Symphonologie’s blend of human creativity and technical ingenuity is not a first, but it speaks to a future in art and music in which technology is not merely a creative tool, but an active participant in the creative process.
Accenture tapped New York City-based programmer Hannah Davis to parse through 220,000 words from business publications about how technology is disrupting the modern workplace. Software she developed as a graduate student, called TransProse, assessed the sentiment behind those words using a database called the Word-Emotion Association Lexicon. Trust, anticipation and fear were the most common emotions, she found.
The software then proposed melodic patterns to match the sentiments of the text, and Davis was able to manipulate features of the music, such as the octaves or tempo. A French composer named Mathieu Lamboley then wove those musical threads into a cohesive, eight-minute symphony.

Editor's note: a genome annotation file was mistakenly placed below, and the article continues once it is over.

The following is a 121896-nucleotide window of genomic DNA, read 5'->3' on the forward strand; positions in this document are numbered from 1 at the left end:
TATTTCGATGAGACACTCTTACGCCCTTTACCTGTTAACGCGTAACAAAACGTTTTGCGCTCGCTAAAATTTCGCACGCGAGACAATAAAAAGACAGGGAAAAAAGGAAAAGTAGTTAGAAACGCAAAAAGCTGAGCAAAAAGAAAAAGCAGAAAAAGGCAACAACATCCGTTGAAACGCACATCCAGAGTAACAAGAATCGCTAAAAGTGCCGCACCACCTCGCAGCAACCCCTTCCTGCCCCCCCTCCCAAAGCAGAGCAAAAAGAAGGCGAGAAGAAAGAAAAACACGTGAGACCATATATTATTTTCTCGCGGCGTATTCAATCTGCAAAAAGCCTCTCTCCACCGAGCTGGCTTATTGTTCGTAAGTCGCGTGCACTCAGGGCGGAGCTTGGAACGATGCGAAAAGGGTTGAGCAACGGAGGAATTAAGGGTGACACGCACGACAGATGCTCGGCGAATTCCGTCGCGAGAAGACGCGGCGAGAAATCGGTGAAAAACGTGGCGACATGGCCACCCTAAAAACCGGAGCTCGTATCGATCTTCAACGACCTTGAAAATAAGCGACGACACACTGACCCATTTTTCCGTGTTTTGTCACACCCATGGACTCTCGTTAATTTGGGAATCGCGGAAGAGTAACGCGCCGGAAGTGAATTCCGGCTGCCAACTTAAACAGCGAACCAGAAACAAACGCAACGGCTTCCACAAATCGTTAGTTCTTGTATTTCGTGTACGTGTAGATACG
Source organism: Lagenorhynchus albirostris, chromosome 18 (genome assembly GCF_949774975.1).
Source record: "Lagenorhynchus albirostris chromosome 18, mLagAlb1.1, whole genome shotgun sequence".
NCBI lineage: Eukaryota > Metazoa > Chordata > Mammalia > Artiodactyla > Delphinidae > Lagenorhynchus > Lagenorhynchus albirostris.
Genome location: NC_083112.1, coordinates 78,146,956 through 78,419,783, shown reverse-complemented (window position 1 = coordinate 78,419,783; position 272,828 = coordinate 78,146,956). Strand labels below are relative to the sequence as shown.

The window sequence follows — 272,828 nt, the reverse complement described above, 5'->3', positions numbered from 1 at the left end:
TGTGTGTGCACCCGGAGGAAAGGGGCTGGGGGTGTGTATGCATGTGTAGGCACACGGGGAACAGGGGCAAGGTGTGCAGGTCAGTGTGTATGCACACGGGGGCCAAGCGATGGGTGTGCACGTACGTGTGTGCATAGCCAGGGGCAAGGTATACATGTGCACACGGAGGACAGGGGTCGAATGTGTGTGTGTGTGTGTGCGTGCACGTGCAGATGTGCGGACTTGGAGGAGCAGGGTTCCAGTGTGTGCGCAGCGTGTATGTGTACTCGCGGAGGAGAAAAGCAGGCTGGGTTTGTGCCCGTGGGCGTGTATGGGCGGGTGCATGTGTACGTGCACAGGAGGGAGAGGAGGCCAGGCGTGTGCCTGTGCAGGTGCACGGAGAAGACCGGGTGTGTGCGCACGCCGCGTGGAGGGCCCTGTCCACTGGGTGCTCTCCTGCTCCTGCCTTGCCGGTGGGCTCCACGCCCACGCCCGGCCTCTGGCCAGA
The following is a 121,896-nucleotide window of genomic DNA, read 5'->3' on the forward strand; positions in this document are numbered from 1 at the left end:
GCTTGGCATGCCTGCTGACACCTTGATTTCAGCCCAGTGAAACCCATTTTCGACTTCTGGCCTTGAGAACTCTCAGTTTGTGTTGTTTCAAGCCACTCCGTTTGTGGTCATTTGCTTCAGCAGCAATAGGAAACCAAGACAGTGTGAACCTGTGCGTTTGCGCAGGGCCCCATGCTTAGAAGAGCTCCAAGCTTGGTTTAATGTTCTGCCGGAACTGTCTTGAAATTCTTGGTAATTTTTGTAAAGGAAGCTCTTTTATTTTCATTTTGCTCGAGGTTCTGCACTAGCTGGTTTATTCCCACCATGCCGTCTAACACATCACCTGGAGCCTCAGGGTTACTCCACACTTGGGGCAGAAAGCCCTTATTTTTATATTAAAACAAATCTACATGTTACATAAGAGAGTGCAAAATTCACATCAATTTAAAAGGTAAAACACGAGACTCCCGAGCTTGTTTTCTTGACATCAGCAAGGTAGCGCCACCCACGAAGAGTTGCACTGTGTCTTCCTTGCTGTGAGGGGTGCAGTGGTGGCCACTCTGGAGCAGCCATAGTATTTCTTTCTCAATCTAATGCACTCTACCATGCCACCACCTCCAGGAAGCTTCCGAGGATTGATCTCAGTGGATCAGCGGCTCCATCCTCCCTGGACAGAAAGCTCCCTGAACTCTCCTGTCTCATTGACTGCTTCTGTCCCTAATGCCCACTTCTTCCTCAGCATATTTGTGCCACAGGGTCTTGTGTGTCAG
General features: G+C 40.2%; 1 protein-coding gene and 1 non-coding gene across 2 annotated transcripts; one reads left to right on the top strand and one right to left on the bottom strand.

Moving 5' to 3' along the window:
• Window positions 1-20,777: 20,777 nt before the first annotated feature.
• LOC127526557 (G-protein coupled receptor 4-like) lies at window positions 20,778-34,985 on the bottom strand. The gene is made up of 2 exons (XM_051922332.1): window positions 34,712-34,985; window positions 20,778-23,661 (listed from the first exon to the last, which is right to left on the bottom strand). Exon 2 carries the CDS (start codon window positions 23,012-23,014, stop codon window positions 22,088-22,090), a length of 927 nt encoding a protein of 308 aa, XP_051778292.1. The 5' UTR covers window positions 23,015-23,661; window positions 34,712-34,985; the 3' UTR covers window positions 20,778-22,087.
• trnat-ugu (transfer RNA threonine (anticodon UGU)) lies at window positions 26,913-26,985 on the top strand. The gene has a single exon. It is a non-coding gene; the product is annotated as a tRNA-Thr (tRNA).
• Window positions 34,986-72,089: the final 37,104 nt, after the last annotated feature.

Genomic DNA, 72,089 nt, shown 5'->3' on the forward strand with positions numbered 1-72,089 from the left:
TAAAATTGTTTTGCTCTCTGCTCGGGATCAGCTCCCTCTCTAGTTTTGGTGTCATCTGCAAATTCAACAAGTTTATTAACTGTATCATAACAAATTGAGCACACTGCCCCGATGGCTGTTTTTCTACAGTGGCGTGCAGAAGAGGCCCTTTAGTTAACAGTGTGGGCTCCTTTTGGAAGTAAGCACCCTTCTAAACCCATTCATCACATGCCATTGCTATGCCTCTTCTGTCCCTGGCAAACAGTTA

“This project was more of a collaboration between humans and computers,” Davis said. “People are a little bit nervous to do that kind of thing, especially when it comes to art creation. To me, it’s not something to be scared of.”
A data visual display featuring words, such as “robotics,” “cloud” and “mobile,” swirled across a large screen above the musicians’ heads as they played. It was developed by a graphic artist with the assistance of technology.
If Symphonologie seems like a publicity ploy, well, that’s because it is. Accenture is not ordinarily in the business of composing classical music and performing it in French museums. The consulting firm hopes clients see the symphony and its combination of technology and artistry as a metaphor for the services it offers.
“There is a lot of art in [business]. No two management teams would come up with the same strategy. No two management teams would execute a strategy in the same way,” said Mark Knickrehm, group chief executive at Accenture Strategy.
Read more from The Washington Post’s Innovations section.